Viswanathan Anand and Magnus Carlsen have drawn the first game of their World Championship rematch in Sochi, but it was no repeat of the damp squib on the first day in Chennai. A razor sharp opening looked promising for Anand until he began to drift and Magnus got down to what he does best: “grinding his opponent into dust” (Svidler). There was a Bollywood happy ending, though, as Vishy found a precise path to a draw, later commenting: “I was a bit wobbly for a few moves and then I got back on track”. Our report includes annotations, tweets, press conference comments and a video wrap-up from IM Lawrence Trent.
Want a quick summary of the day's action? Lawrence Trent, who spent most of the day commenting live on the TASHIR Petrosian Memorial, is at your service!
Read on for more on Game 1:
Nothing matches the theatre and tension of the first moves
of a World Championship match. We’re told the audience in Sochi was made up of
officials and there were far less journalists than in Chennai, but frankly it
didn’t matter one iota.
Hundreds of thousands of chess fans convened worldwide for the year's most anticipated event – and it didn’t disappoint! You can replay the whole show, with Peter Svidler and Sopiko Guramishvili commentating, below:
IM David Martinez takes us through the action:
1. d4 In my opinion the wisest choice when playing against Carlsen. It may be 25 years ago tomorrow that the original Berlin Wall fell...
...but the chess wall is proving even more resilient. Anand tried and failed to topple it a year ago and this time round he's resorting to 1. d4 from the beginning.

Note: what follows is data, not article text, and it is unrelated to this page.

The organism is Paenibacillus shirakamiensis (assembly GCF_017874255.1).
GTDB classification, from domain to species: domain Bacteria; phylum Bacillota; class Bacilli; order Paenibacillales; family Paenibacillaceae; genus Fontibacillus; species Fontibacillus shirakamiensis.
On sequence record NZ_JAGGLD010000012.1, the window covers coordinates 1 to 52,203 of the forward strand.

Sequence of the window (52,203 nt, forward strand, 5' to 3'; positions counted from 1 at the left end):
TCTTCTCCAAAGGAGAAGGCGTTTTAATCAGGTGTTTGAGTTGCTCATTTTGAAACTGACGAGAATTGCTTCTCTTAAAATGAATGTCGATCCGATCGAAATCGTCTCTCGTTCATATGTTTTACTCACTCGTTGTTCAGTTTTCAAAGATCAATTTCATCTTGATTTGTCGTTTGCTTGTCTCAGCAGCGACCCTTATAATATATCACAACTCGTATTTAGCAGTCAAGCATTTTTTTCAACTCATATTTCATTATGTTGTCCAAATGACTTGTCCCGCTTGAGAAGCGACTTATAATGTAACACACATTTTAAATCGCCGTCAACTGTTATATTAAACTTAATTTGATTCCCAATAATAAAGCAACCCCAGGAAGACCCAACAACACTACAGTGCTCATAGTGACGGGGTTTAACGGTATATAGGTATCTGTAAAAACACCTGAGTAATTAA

1... ♘f6 2. c4 g6 A relative surprise, though Magnus did play it against Anand back in 2011. We can see that his attempts to improve his play in sharp positions this year were deadly serious - he's not afraid of complications even in a World Championship match! It also sends a message: "I'm very well prepared in theoretical lines".
It's true that this "new" more theoretical and aggressive Carlsen, who appeared after winning the World Championship, has scored worse than before, but Magnus must have faith he can become a more complete player.
8... c5 as occurred in Anand - Hammer in 2013. Magnus decides not to follow his second in Sochi, but he does follow the path of a friend who may also be helping him out from a distance - Ian Nepomniachtchi.
9. ♘f3 ♗g4 10. d5 ♗xf3 11. ♗xg7 Anand deviates from previous play in which the bishops were maintained, though the difference isn't huge - the bishops will normally be exchanged eventually. The advantage of doing it now, as we'll see in the game, is that the c3-square is immediately available for the white queen.
11. gxf3 ♘e5 12. ♗e2 c6 13. f4 ♘d7 14. ♗xg7 ♔xg7 15. dxc6 bxc6 , with very complex play, although Black eventually came out on top: 16. ♖c1 ♘f6 17. ♖c4 ♕b8 18. b3 ♖d8 19. ♕e3 a5 20. O-O a4 21. b4 a3 22. ♖b1 ♖a4 23. ♗f3 c5 24. ♖xc5 ♖xb4 25. ♖xb4 ♕xb4 26. e5 ♘g8 27. ♖c3 ♘h6 28. ♖b3 ♕c4 29. ♖c3 ♕xa2 30. ♖xa3 ♕b1+ 31. ♔g2 ♘f5 32. ♕c3 ♘h4+ 33. ♔h3 ♕f1+ 34. ♔xh4 ♕xf2+ 35. ♔h3 ♖d2 36. f5 ♕xh2+ 37. ♔g4 h5+ 38. ♔g5 ♕g3+ 0-1 Moiseenko,A (2707)-Nepomniachtchi,I (2714), Yaroslavl 2014
11... ♔xg7 12. gxf3 ♘e5 13. O-O-O c6 After 21 minutes of thought Carlsen decided on this natual move, breaking up the white centre. It's striking that Anand then in turn spent 23 minutes over his reply to a move he must surely have analysed. What happened? It's hard to know, although Teimour Radjabov had a theory:
Later in the press conference Anand denied he'd mixed up moves, although Radjabov had a point that if Vishy had he wasn't going to admit it:
15... cxd5 16. exd5 White plans to apply pressure on the e-file while threatening attacks on the kingside. The position is by no means easy to defend for Black, but Carlsen finds a way to coordinate his pieces defensively and gradually take the sting out of White's initiative.
16... ♘f7 The idea is to play Ng5.
17. f4 The natural response.
17... ♕d6 Hitting f4 and simultaneously leaving d8 for one of the rooks.